Jim says groundbreaking research at the Ovarian Cancer Institute in Atlanta, which brings in researchers from other disciplines, has been very promising as far as developing a test for early detection. The Laura Crandall Brown Award for Early Detection is a $50,000 grant given each year to scientists like these who need assistance validating their research.

“It’s an extremely slow process,” Jim says. “Catching it early and determining the type is very important. Once a reliable test is discovered, we can turn research over to treatment and more education.”

Alice says that researchers are also finding that the fallopian tube is where most ovarian cancer starts.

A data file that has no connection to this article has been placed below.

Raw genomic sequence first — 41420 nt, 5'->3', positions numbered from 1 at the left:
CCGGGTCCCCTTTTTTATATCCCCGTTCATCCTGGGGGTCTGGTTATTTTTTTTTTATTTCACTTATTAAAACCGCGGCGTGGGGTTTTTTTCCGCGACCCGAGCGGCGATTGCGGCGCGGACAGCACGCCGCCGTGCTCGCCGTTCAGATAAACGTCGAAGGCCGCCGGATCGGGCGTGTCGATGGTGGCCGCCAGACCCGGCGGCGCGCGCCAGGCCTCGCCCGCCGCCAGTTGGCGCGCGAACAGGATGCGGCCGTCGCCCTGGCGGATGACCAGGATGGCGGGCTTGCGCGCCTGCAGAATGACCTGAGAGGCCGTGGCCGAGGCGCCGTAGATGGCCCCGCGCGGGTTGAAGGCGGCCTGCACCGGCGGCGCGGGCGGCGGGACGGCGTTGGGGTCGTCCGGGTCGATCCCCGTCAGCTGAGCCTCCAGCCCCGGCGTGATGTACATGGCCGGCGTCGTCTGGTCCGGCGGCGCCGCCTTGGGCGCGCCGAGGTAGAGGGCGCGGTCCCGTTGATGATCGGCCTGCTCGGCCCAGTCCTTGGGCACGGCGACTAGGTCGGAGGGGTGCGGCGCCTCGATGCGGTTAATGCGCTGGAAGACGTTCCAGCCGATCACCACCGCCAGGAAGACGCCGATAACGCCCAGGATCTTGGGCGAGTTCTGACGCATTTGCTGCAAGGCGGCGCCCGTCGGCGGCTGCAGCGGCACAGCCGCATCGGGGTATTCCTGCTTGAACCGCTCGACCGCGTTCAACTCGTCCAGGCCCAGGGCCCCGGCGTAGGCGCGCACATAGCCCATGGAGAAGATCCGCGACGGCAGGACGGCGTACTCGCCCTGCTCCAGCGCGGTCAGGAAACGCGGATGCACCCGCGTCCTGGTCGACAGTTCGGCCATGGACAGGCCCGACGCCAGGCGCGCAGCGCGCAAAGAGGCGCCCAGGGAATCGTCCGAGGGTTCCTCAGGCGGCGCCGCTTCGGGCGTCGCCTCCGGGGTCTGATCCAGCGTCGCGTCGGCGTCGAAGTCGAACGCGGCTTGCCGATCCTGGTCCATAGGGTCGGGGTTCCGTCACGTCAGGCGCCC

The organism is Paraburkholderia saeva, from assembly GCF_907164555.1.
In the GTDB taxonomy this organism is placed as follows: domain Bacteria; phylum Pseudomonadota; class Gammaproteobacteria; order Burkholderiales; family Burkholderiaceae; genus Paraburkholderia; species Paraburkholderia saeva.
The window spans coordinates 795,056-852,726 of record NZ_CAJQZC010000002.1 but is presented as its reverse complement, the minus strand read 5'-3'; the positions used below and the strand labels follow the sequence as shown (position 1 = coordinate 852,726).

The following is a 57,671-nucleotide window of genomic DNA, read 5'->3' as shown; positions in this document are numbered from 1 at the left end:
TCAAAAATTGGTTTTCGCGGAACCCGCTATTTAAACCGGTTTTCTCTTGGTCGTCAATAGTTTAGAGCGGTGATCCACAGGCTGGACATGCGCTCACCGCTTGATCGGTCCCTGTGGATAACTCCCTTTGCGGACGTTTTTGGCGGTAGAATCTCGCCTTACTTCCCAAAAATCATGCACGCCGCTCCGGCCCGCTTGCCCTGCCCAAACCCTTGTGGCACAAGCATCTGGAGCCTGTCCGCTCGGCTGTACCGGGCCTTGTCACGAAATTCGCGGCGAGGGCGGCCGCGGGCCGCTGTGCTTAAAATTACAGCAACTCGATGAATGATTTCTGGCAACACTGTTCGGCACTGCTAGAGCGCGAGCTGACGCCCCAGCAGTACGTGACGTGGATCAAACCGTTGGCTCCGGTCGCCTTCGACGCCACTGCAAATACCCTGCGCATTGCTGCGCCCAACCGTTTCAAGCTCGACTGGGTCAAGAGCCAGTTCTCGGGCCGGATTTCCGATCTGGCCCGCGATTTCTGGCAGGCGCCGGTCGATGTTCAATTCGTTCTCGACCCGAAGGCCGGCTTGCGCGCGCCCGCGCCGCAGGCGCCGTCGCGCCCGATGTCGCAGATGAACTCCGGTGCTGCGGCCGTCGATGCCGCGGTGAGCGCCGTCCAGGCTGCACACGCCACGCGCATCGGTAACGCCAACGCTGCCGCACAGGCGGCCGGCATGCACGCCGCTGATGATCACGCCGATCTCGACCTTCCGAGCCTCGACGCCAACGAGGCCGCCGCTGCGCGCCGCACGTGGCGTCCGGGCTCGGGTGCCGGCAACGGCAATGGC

“At-risk women now have the option to go ahead and have their fallopian tubes removed if they wish,” she says. “If you’ve had endometriosis, you’re more likely to develop ovarian cancer.”

In addition to helping cancer patients who need help with finances and transportation, the Foundation also offers several support groups. The Woman to Woman program pairs cancer patients with survivors who are trained to listen, communicate and support them in their journey. The CanSurvive Support Group is for everyone affected by ovarian cancer: patients, husbands, friends, family members, doctors and caregivers. Cecilia is active in CanSurvive and has created a private Facebook group to reach out to those affected. Survivors Teaching Students is a program where survivors speak to medical students, specifically those in gynecologic oncology.